Short-selling constraints affect asset pricing and corporate decisions. Using the US equity market as an example, the authors explain how the change in SEC regulation that allows for more efficient short selling may have an adverse impact on equity prices.
The authors analyze the role of short selling in the US equity market by investigating the impact of lifting “uptick rule” restrictions. They explain how this test affects market returns, price efficiency, and liquidity as well as the volume of short-sale transactions.
How Is This Research Useful to Practitioners?
The traditional uptick rule is viewed as a constraint on short selling and a limit on arbitrage strategies. The SEC’s Regulation SHO relaxed restrictions on short sales. Implemented at the beginning of 2005, the initial phase relaxed restrictions for a pilot sample of one-third of the stocks in the Russell 3000 Index; two years later, all stocks were included.
The authors show that Regulation SHO led to more short-selling activity and lower prices for firms in the pilot group, especially for small firms. A buy-and-hold portfolio of the small firms in the pilot group underperformed a control group (i.e., the remaining two-thirds of the Russell 3000) by almost 900 bps over the two years after the announcement of the test.
Surprisingly, abnormal stock returns were initially visible about two weeks before the SEC announcement date. Over the two weeks prior to the announcement, the cumulative abnormal return was −1.52% for all of the firms in the pilot group and −2.35% for small firms. These results suggest that information was incorporated into prices after SEC approval (23 June 2004) but prior to the public announcement (28 July 2004).
The authors look at investment and equity issues of firms in the pilot group and note a decline in capital spending compared with the control group. The results are particularly visible for smaller firms and for firms that may be overvalued (e.g., firms that experienced high short-sale volume).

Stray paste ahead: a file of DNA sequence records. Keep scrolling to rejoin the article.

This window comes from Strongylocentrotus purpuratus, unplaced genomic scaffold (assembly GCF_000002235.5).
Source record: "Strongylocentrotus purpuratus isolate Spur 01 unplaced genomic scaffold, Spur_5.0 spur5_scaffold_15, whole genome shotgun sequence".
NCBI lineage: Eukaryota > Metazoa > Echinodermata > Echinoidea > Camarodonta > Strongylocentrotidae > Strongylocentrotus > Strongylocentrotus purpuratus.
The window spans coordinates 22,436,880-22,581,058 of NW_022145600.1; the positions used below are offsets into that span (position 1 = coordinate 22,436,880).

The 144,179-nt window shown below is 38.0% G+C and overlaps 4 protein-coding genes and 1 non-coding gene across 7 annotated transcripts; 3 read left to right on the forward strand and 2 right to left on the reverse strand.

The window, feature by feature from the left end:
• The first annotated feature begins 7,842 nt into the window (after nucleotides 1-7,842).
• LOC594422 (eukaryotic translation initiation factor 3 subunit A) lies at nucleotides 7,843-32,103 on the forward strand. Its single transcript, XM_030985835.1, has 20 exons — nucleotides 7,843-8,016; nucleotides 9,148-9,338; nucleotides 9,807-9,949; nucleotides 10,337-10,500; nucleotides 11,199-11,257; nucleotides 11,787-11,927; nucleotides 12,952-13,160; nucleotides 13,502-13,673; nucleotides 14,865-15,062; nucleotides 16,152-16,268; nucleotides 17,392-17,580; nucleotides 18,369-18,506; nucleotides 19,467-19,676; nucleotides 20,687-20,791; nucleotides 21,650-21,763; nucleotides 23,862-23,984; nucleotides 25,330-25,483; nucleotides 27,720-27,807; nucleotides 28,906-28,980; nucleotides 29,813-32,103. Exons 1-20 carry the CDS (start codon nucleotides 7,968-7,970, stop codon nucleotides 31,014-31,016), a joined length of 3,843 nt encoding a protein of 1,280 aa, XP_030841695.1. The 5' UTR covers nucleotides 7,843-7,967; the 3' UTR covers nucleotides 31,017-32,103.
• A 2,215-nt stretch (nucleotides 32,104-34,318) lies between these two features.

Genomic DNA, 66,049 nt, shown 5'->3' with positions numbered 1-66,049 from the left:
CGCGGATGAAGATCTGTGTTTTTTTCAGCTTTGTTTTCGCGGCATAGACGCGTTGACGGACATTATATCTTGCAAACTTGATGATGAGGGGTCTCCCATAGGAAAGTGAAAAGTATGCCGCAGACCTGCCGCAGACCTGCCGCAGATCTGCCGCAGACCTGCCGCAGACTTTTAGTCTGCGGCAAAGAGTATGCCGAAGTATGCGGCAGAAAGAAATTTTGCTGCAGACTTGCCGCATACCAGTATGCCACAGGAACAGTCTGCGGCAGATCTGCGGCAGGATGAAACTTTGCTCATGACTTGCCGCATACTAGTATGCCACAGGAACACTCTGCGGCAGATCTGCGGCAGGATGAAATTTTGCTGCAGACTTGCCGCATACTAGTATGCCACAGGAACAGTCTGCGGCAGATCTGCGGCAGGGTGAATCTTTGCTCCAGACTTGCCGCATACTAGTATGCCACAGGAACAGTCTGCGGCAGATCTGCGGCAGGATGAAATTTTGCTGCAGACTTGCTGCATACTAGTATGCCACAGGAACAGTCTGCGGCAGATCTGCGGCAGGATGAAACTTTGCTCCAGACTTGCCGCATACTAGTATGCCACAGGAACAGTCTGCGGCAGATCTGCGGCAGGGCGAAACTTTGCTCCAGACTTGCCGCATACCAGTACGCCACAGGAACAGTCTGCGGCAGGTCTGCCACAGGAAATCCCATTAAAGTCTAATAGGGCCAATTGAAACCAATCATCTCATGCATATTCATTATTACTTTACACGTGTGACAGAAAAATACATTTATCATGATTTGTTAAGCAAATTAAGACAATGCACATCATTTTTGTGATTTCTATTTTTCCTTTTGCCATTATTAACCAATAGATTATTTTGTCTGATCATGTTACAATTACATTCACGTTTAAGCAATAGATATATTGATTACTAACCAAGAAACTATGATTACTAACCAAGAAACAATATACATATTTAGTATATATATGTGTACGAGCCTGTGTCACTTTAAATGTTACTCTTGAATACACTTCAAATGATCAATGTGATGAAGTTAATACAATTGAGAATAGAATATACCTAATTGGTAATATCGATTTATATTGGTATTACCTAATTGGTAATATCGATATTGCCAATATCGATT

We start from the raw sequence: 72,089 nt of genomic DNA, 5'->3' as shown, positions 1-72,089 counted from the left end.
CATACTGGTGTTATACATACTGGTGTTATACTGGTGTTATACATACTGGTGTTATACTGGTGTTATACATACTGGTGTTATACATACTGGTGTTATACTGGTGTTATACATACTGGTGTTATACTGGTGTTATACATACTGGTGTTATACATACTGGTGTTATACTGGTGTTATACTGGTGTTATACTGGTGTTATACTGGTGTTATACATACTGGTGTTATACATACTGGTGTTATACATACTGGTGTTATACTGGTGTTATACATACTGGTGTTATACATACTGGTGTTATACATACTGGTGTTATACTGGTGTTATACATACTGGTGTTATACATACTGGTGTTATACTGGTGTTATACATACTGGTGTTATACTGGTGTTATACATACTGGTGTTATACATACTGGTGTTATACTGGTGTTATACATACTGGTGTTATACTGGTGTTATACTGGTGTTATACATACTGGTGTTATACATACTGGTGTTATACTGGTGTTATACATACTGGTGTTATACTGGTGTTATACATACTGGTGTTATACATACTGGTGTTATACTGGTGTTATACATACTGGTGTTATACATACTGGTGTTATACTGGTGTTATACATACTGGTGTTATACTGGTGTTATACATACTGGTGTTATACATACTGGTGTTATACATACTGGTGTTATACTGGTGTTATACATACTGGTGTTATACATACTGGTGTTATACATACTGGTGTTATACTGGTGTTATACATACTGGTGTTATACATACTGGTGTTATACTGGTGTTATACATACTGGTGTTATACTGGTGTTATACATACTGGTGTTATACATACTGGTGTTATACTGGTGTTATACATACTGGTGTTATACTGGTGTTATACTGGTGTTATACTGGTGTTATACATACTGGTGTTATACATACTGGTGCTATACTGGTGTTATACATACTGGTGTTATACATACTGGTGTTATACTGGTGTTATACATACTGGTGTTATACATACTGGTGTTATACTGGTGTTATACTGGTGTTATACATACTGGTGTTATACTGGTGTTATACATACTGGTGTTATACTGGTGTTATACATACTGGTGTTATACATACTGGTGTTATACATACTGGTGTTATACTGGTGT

They conclude that the source of negative market reactions may be a result of increased downside risk because firms in the pilot group became more sensitive to bad news than firms in the control group. In addition, the authors note that the probability of coordinated short-selling attacks on stocks is higher.
The study may be useful for investors and scholars who investigate short-selling activity or seek arbitrage opportunities. Regulators may also be interested in the potentially suspicious trading before the official date of announcement.
How Did the Authors Conduct This Research?
The study is based on market returns, market capitalization, and other firm-level data for the Russell 3000 companies gathered from Compustat and CRSP. The authors build the Russell 3000 for the pilot group and control group after filtering the sample for entities that were dropped from the index between June 2004 and January 2005 and excluding firms in the regulated utility and financial industries.
They first confirm the validity of the random selection of the firms in the pilot group and control group and note no major, statistically significant differences between the two groups.
Subsequently, the authors attempt to confirm whether the uptick rule is a binding constraint on short selling by constructing a monthly time series of short interest, which they use as a proxy for short-selling activity. They compare short-sale volume before and after the announcement day of the pilot program for the regulation by using regression analysis. The statistical significance is confirmed with a t-test.
Finally, the authors compare the differences in equally weighted excess returns between the firms in the pilot group and those in the control group around the approval date and the public announcement date of the pilot program.
Lifting uptick restrictions seems to be a relatively small regulatory change. But the authors find that it significantly distorted market equilibrium and triggered abnormal negative returns. The authors confirm that weak stock performance has a real effect on investment decisions because it clearly limits new issue opportunities. Furthermore, it is likely to scare away bankers who may be unwilling to provide capital for new investments.